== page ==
In this example, let’s implement two CTEs to calculate the profit in the business model. This is a real-world application of multiple CTEs in one query. The logic is simple. First, we will create two tables: Ordersample and expensesample. The first CTE will calculate the total sale for each customer ID. The second CTE will help to calculate the total expense for each customer ID. Then we will combine both in the main query to calculate the profit for each customer.

CREATE TABLE Orderssample (
    OrderID INT,
    CustomerID INT,
    OrderTotal DECIMAL(10, 2)

INSERT INTO Orderssample (OrderID, CustomerID, OrderTotal)
    (1, 101, 100.50),
    (2, 102, 75.25),
    (3, 103, 150.75),
    (4, 101, 200.00),
    (5, 102, 50.50);

CREATE TABLE Expensessample (
    ExpenseID INT,
    CustomerID INT,
    ExpenseAmount DECIMAL(10, 2)

INSERT INTO Expensessample (ExpenseID, CustomerID, ExpenseAmount)
    (1, 101, 50.00),
    (2, 102, 25.00),
    (3, 103, 75.00),
    (4, 101, 30.00),
    (5, 102, 20.00);

        SUM(OrderTotal) AS TotalSales
ExpensesCTE AS (
        SUM(ExpenseAmount) AS TotalExpenses
    s.TotalSales - e.TotalExpenses AS Profit
    SalesCTE s
    ExpensesCTE e ON s.CustomerID = e.CustomerID;
Code language: SQL (Structured Query Language) (sql)

In the results, we can clearly see the profit is calculated for each customer ID.

Multiple CTEs Example
Multiple CTEs Example

Use Cases of Multiple CTEs in SQL

Multiple Common Table Expressions (CTEs) are in SQL and they are applied very flexibly in different situations to make the query easy to read, get uncluttered and perform better. Here are some common use cases for using multiple CTEs in SQL:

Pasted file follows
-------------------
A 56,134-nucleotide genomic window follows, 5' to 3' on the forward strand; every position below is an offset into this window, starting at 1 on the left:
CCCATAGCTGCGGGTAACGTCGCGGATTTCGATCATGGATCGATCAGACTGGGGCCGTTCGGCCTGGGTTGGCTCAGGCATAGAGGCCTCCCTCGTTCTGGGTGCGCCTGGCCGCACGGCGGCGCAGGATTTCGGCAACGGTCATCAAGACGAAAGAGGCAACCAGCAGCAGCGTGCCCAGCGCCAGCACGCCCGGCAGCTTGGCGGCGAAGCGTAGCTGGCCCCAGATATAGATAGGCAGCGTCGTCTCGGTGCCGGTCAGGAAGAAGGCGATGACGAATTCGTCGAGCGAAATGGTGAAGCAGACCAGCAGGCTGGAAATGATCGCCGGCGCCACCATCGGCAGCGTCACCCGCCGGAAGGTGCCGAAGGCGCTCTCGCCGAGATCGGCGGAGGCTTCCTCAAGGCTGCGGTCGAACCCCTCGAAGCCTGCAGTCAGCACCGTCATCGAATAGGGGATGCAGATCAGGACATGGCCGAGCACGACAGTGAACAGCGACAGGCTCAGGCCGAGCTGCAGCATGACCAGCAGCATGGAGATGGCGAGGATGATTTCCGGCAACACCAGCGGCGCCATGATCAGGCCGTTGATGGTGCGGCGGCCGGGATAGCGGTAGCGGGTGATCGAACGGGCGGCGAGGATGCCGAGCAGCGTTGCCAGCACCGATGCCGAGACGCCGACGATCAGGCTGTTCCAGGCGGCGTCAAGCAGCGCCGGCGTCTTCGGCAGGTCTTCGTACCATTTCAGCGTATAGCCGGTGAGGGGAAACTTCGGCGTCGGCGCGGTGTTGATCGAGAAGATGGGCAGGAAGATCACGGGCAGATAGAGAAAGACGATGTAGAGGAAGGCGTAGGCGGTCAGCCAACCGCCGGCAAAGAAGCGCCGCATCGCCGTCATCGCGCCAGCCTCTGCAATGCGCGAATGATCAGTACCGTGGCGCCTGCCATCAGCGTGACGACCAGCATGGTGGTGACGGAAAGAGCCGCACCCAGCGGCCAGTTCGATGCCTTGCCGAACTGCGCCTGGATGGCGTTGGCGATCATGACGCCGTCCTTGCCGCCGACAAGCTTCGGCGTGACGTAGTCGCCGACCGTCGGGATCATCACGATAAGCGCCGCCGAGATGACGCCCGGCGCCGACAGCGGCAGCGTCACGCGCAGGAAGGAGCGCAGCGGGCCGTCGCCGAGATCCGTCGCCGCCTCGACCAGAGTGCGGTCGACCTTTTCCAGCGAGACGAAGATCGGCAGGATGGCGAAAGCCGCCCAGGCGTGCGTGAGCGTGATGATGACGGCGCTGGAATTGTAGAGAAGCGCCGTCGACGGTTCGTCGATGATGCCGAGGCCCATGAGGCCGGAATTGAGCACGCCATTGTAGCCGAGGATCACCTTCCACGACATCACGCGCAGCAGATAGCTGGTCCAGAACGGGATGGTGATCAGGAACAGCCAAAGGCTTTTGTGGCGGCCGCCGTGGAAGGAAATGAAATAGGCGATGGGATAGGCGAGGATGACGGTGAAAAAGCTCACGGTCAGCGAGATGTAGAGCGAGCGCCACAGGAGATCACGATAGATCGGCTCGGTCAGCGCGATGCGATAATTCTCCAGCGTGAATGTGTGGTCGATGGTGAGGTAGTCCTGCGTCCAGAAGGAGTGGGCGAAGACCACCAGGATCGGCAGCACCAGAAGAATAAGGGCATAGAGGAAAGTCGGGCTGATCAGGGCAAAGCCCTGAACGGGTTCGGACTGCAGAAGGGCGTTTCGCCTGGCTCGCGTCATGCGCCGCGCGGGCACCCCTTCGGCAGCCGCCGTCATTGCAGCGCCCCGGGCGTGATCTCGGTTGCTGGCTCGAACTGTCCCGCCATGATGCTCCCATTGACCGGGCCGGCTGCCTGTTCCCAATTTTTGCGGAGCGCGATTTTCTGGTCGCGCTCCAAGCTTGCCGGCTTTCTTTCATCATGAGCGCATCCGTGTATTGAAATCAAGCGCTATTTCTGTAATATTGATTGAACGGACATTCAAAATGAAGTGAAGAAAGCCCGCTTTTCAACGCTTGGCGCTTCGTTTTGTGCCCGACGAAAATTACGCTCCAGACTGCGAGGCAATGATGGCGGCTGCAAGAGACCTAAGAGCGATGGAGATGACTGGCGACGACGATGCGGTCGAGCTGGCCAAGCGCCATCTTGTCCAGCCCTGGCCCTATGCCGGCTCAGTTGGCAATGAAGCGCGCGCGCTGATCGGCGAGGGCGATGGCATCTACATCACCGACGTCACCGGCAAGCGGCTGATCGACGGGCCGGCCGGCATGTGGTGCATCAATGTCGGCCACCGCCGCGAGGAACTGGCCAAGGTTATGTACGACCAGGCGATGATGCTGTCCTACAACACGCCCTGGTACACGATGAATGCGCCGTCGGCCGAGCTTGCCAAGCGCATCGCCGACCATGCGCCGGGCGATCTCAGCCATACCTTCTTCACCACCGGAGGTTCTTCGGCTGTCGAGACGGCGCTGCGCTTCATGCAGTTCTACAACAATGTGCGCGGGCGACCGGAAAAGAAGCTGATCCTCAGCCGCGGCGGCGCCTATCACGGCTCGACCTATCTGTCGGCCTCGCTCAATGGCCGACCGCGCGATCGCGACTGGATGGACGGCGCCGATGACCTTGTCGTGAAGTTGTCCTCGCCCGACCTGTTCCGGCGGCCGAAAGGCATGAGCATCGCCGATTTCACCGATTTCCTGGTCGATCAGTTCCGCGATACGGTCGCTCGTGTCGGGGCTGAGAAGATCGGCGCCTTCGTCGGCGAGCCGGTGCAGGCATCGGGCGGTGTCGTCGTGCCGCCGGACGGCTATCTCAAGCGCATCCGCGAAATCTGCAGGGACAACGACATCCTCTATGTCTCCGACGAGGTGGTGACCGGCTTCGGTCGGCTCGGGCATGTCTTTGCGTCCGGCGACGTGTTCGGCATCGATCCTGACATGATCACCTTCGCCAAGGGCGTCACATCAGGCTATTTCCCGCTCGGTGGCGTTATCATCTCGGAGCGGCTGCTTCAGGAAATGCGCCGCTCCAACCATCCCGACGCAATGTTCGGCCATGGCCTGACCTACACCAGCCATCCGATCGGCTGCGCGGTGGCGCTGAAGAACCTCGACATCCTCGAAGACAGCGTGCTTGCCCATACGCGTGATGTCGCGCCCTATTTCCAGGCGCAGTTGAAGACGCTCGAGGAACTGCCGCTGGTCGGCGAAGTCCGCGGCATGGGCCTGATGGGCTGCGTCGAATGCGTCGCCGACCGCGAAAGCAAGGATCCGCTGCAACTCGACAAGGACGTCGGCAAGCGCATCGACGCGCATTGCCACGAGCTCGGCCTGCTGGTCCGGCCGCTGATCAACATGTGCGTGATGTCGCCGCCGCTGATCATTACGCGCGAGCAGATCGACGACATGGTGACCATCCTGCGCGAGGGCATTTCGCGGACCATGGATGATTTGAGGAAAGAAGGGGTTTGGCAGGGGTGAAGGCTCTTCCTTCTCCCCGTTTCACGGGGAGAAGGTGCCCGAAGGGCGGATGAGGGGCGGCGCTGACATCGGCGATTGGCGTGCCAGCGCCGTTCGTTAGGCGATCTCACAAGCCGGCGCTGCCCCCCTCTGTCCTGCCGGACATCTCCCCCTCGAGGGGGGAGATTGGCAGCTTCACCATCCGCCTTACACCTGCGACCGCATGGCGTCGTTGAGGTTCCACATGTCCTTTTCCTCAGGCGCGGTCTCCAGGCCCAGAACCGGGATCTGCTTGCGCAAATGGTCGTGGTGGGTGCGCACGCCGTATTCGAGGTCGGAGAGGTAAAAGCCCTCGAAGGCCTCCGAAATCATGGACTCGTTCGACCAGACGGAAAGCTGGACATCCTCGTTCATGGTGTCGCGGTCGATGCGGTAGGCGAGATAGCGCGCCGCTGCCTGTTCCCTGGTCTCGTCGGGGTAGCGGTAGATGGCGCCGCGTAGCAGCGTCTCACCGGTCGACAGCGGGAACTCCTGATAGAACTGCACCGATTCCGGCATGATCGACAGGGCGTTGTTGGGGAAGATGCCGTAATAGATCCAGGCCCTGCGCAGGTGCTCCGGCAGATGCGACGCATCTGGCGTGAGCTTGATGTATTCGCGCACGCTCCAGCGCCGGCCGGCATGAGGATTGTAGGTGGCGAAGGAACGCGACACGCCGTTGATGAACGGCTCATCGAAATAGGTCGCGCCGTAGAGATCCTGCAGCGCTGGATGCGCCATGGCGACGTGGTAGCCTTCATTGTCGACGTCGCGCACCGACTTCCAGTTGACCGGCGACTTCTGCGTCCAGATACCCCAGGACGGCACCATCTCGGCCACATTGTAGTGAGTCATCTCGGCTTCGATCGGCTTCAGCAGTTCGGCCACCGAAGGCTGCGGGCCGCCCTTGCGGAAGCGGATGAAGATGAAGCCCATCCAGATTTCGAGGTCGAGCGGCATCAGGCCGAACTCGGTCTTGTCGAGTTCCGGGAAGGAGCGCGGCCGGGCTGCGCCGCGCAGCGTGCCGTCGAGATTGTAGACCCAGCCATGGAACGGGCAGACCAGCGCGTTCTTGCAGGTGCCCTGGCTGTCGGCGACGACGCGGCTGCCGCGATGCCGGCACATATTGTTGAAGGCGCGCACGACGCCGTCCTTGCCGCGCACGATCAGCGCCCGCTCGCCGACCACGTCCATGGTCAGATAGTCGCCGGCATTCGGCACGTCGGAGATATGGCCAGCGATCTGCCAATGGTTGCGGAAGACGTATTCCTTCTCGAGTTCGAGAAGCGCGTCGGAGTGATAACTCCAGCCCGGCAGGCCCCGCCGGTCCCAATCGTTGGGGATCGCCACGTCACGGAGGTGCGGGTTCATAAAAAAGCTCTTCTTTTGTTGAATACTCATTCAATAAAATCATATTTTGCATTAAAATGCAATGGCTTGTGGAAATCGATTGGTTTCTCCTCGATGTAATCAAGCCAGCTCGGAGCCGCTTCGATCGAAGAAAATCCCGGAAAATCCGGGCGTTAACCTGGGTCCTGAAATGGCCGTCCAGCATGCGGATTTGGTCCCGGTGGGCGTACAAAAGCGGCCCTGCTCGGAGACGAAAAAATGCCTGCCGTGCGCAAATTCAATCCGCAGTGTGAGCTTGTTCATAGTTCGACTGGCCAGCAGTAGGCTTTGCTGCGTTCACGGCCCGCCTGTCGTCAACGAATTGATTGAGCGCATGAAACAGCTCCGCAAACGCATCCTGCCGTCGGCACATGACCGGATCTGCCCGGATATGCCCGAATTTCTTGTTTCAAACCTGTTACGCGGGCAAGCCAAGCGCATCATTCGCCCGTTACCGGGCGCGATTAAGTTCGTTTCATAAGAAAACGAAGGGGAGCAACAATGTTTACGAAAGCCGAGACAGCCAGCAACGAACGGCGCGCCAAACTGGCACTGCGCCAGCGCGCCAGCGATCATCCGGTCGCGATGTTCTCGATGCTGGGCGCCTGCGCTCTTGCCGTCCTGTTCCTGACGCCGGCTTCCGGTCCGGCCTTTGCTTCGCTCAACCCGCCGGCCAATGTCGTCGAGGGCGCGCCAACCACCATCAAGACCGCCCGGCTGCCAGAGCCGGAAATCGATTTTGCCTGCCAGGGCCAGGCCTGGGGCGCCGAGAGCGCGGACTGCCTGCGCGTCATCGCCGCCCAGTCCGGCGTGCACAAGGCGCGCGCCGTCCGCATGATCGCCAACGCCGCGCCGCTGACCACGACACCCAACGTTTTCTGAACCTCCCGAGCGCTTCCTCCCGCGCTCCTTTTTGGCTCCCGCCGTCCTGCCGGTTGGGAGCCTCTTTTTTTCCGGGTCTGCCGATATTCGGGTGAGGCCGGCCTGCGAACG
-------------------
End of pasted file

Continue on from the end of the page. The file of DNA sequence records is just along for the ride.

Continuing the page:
1. Complex Data Transformation

There are situations when you have to execute multiple steps of data conversion before query planning. In this case, multiple CTEs can be used to divide the process into smaller, manageable parts. Every CTE might be a transformation step that has a clear meaning. The ease of orientation over the whole logic becomes evident at that point.

2. Recursive Queries

If examples, where you handle recursive operations, are present, such as when you operate hierarchical data traversal (like organizational charts or product categories), you can use many CTEs to handle different parts of the recursion. Also, an example is: that the first CTE generates the primary nodes while the second CTE recalls the nodes in a recursive process.

3. Subquery Replacement

Therefore, instead of using nested subqueries, one can use multiple CTEs to put logic in their independent sections to make both the code readable and sustainable. Each CTE is a subquery that can be reused within the main query turning it into a single elegant solution.

4. Data Aggregation and Filtering

The big data that you are trying to analyze might require limitations and consolidations of data thus demanding more steps for data aggregation and filtering. The reason for using many CTEs is that they facilitate the procedure of operations in a set-wise manner and combine the results at the end fairly quickly.


In this article, we have learned the technique and advantages of using multiple CTEs in SQL language. The multiple CTEs help to solve complex problems with ease. The sample example is implemented with the two CTEs in a single query. Hope you understand the concept and enjoy the article.